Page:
4 Easy Steps on How to Cut Laminate Countertops

The hardest part in replacing the laminate countertop is the cutting. Not all are aware of what to do and how to do it properly. I should know, I have experienced the hardship of cutting our laminate. And because of this, I have decided to write this how to cut laminate countertop guide to help those who are on the same ordeal. Let’s start this guide by telling you some important facts about laminate.  

What is a Laminate Countertop?

A laminate countertop is made from layers of plastic bonded together into kraft paper or particleboard to make a durable countertop surface. Countertops are available in various patterns, colors, and textures. You can choose the one that mimics the looks of a marble or one that mirror the appearance of stainless steel. The result is a clean and smooth surface that won’t cost you that much. 

A laminate countertop is lightweight in nature, unlike heavy stone countertops. Installing laminate is easy and you don’t need to ask for professional help. And because of this, it is cost-efficient and you don’t have to spend a lot on this. Since it is not as durable as marble or Corian, you need to replace it more often to keep the surfaces look good. However, with proper care, it can last longer.  

Never use the laminate counter as cutting boards since they can easily scratch. If possible, avoid placing hot items on it directly to prevent damage. Use mild soap in cleaning the laminate surface.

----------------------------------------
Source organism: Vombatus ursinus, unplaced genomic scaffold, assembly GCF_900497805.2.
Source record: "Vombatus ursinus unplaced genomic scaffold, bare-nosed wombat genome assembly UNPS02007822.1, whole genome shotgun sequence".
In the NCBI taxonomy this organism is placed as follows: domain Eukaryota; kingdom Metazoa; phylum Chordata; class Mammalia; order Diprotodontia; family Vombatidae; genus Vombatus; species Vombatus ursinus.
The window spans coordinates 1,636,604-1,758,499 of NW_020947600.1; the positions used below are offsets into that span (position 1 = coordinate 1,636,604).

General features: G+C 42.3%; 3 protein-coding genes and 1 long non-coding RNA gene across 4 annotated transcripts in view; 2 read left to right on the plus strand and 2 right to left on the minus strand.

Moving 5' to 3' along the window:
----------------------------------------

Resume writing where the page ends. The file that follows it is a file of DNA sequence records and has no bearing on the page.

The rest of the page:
What You Need:

  • Carbide Tipped Saw Blade
  • Carbide-tipped scoring tool
  • Circular saw
  • Glue
  • Laminate
  • Masking tape
  • Sandpaper/file

Steps on How to Cut Laminate Countertops 

You can purchase laminate countertops in standard sizes available in 2-foot intervals from four to twelve feet. There is a possibility that the size of your counter is not divisible by two. Do not worry, you can cut the laminate, so it will fit perfectly. In fact, the retailer will have end trim pieces that will match laminate to glue on after making a cut. Here are the steps on how to cut laminate countertops. You may find the steps somewhat similar on how to cut formica.

Step #1 – Measure the Laminate Accurately Basing on the Countertop Dimension

Measure the length of the countertop at different points using a tape measure. The countertop proportion is the best measurement you can use for the laminate. Make sure you add one inch on all sides to extend over the edge. Use a pencil in marking the cutting line on the laminate. To help you create deep marks on the laminate, place the carbide-tipped scoring tool trace over the cutting line use metal carpenter’s square as your guide.

Step #2 Cutting the Laminate

You can use a handheld saw or an electric saw to cut the laminate. To minimize or avoid chipping, place the laminate face down and cut from the back of the sheet. It is best you create a guide or jig to make sure you will have a straight cut. To make this, place the laminate on a working table using the offcut draping on the corner and fasten a straight type of wood on the table. Make sure it is offset from the cut line a distance equivalent to that between the edge of the saw foot and the blade’s edge.